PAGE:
Armed protesters at an anti-coronavirus lockdown in Lansing in May.
Michigan is among five states with the highest risk of right-wing militia violence during and after the election, according to an alarming new report
from a nonprofit that tracks political violence.
The Armed Conflict & Event Location Data Project (ACLED) examined the activities of more than 80 militias across the country and concluded that Michigan is at a heightened risk based on active militia training, anti-coronavirus lockdown rallies, and the presence of the Proud Boys, the far-right brawlers whom President Donald Trump told to “stand back and stand by.”
Michigan is home to several active militias, including Michigan Liberty Militia and the Michigan Home Guard.
“In light of this activity, tensions run high” in Michigan, the report states.
Battleground states such as Michigan also run a higher risk for violence. Trump won by just 0.2% in 2016, or some 10,000 votes.
The report highlights the arrests of 14 men
accused of plotting to kidnap Gov. Gretchen Whitmer and attack the state Capitol and law enforcement with the goal of instigating a civil war.
Among the warning signs for militant activity are protests against states' coronavirus lockdowns. In April, hundreds of armed protesters stormed the state Capitol in Lansing, and the rallies were among the first in the nation. An analysis of Black Lives Matter rallies found that counter-protesters, including Proud Boys, often were involved, sometimes clashing with demonstrators. On Aug. 15, for example, the Proud Boys clashed with supporters of the anti-fascist Michigan People’s Defense League and Black Lives Matter movement.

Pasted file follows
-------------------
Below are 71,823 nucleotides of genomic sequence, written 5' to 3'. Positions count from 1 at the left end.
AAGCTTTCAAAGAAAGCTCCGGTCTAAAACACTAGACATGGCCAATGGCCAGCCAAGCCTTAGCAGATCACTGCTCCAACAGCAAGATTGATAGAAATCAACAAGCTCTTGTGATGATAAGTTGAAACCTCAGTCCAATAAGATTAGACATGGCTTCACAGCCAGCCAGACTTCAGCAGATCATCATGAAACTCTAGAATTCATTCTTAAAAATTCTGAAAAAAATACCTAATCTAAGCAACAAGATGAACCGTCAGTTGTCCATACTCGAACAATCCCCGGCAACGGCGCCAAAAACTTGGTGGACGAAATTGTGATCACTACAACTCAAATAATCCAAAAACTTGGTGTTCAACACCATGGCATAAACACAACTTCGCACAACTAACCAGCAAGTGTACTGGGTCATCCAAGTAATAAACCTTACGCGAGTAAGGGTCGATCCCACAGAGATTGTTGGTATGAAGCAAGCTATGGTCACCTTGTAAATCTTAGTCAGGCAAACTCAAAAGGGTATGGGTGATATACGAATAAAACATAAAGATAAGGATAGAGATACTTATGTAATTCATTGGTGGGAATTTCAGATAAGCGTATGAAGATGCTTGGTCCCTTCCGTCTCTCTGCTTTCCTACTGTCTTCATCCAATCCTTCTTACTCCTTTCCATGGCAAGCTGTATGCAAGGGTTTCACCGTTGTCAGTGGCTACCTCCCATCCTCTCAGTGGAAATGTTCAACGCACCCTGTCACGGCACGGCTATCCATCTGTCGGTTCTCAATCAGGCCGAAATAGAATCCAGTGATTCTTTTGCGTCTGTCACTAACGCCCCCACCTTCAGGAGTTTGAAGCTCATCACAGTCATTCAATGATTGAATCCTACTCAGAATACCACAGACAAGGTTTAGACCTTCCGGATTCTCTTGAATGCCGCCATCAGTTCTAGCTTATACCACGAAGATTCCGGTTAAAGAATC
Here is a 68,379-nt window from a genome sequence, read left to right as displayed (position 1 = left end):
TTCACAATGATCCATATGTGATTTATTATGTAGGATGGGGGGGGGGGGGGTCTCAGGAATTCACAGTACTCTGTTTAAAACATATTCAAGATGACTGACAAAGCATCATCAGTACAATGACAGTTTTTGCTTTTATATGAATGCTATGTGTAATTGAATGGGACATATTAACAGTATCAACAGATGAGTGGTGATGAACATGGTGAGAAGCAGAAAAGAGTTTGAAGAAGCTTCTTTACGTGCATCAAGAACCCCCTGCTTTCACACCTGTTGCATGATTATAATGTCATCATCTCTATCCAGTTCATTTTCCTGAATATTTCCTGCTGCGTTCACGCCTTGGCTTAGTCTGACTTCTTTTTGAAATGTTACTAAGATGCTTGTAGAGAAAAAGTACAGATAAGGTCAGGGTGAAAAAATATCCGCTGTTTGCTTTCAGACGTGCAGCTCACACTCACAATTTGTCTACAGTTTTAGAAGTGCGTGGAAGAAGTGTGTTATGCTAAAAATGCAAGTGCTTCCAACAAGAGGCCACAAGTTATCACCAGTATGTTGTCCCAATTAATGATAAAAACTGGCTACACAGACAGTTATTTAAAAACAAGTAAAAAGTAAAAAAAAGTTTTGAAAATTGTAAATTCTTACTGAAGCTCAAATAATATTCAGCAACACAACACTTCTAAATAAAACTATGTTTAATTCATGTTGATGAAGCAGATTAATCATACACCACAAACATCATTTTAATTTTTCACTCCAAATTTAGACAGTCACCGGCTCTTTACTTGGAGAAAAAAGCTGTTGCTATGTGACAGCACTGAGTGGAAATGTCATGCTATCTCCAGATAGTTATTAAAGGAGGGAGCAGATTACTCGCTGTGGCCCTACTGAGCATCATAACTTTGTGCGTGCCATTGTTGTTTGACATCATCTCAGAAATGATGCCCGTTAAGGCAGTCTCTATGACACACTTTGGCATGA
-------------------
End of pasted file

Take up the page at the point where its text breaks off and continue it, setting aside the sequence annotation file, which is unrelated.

In May, armed militia members
pledged to block police from forcing the closure of an Owosso barber shop that opened in defiance of Michigan’s stay-at-home order.
Michigan officials are taking precautions. Michigan Secretary of State Jocelyn Benson recently banned guns
near polling locations, and Attorney General Dana Nessel said state troopers will be sent to polling places
in counties where officials fear local sheriffs may not enforce voter intimidation laws.
The report concludes that the “trends raise significant concerns for the security of the election period.”
“It is yet unclear how many of these groups will react, no matter the vote’s outcome,” the report states. “Does a Trump loss lead to anger at the system and a backlash against what is deemed a stolen election? Does a Trump victory further empower groups that see him as a supporter, including through verbal encouragement ahead of the election? The answers to these questions are as numerous as they are uncomfortable.”
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